The Fire Force Barracks are just around the corner from our office in Tintafor - a place in the far west of Lungi, Sierra Leone. We actually drive through this area quite a bit and have thus been able to witness the need for ourselves.
This community was established in 1945 by the Sierra Leone government because of the opening of Freetown Airport. These barracks are for the fire personnel who are always on standby. Each household has at least one adult who is employed by the nearby airport.
The children living here wake up as early as 5am to fetch water. They return home with it to wash the dishes from the previous night's dinner, and then they get to eat leftover bread or rice. They use the rest of their water to take a bath. The children have to go back out to fetch water after school, too.
There aren't any clean water points in this area. To find clean water, children have to walk to the neighboring community to one of our wells. When a child chooses to take the trip for clean water, they're willing to spend at least an hour lined up waiting for their turn. This well is already very busy with its own local users.
Waiting in a long line is often tense for these children, with fights breaking out when someone tries to sneak ahead in line. With such a high population in Tintafor, we know that each part should have its own clean water source. We've witnessed the long lines at the neighboring community's well too.
To avoid the line, women and children often walk to the swamp for water. They must go down and up a steep hill to get the water, but there's no line. Containers are dunked under the water's surface wherever a person can find enough room. Community members say it's normal to have to make at least two or three trips each day to the swamp.
There is also an unprotected, old well that sometimes has water inside. During the time of our visit at the peak of the dry season, this wasn't being used. When there happens to be water, a bucket and rope can be lowered down.
"We are often exposed to sexual harassment from boys that loiter around the water source area," 16-year-old Maya Kargbo told us.
"Also, lateness to school often leads to poor performance and therefore bad grades. More so, tiredness as a result of water-pumping and transportation leads to a greater energy loss. These and other effects have been plaguing me so much that I feel psychologically tortured at times."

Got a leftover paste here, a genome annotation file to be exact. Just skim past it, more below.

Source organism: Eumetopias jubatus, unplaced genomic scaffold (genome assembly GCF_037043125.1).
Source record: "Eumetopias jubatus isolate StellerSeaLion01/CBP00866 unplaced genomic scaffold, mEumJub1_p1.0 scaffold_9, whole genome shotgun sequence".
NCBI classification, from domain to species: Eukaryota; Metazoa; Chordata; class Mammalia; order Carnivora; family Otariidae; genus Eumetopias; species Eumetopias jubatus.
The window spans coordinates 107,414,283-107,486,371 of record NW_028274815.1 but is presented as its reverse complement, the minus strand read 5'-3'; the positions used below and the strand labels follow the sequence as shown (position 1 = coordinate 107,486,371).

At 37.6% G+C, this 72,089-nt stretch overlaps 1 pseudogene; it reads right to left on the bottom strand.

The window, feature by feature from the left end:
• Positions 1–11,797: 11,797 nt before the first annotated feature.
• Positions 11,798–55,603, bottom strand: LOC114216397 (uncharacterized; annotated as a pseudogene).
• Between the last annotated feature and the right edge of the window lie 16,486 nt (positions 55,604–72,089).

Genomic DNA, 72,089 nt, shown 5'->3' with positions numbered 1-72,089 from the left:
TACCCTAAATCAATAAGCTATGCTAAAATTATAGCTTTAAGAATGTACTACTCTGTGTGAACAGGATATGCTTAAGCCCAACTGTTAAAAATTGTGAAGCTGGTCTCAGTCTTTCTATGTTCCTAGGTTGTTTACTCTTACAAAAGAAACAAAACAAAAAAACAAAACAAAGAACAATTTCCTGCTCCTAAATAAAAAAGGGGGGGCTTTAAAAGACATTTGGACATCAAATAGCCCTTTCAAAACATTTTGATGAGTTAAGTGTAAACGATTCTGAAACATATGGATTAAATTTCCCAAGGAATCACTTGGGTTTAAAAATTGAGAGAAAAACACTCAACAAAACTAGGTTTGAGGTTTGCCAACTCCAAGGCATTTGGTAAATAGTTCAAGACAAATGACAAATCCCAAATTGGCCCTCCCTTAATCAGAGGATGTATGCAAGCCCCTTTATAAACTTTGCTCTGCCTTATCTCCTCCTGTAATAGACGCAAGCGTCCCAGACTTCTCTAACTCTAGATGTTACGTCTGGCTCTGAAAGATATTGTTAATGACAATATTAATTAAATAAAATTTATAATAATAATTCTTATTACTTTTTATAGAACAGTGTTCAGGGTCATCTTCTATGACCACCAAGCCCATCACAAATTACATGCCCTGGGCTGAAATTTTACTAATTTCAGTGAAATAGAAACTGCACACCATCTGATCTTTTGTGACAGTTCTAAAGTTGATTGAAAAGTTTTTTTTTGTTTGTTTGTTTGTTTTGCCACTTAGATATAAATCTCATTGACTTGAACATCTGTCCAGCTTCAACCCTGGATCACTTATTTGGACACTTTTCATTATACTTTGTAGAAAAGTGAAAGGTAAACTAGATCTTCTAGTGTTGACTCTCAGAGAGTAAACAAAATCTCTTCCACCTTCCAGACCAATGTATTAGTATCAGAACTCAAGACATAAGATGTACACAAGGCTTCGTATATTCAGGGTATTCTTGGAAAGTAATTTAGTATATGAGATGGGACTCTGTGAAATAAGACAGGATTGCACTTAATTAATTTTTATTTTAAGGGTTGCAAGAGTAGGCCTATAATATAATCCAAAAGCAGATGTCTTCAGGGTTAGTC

Every household around the barracks has its own pit latrine, and all of these are made of cement. They are swept and scrubbed with water kept nearby.
However, people are missing other important sanitation tools like dish racks and clotheslines to dry their belongings. It's especially dangerous to have kitchen utensils just sitting out on the ground.
"The current state of hygiene and sanitation in this community is not too encouraging. Sometimes our kitchen utensils are left unclean dirty cloth are all over the room. We also have limited finances to practices proper hygiene and sanitation," Mr. Augustine Sesay said.
Here's what we're going to do about it:
There will be hygiene and sanitation training sessions offered for three days in a row.
The hygiene and sanitation trainer decided it would be best to teach community members about the importance of building a latrine, how to build a hand-washing station, and more. They will also teach about other tools like dish racks and the importance of properly penning in animals. Pictures will be used to teach the community how to discern between healthy and unhealthy hygiene and sanitation practices.
These trainings will also result in a water user committee that manages and maintains the new well. They will enforce proper behavior and report to us whenever they need our help solving a serious problem, like a pump breakdown.
The community will be meeting together to determine the best location for their new well, and then we’ll confirm the viability of their choice. Wherever the drill site, we know clean water will be extremely close to everyone in such a small village!
Our team will drive over the LS200 mud rotary drill rig and set up camp for a couple of nights. Once the well is drilled to a sufficient water column, it will be cased, developed, and then tested. If these tests are positive, our mechanics will install a new India Mark II pump.
This community has been drinking dirty water from the swamp and is suffering the consequences. By drilling this borehole, the area around Fire Force Barracks in Tintafor Community will be provided with plenty of safe, clean drinking water of their own.
This project is a part of our shared program with Mariatu’s Hope. Our team is pleased to provide the reports for this project (edited for clarity) thanks to the hard work of our friends in Sierra Leone.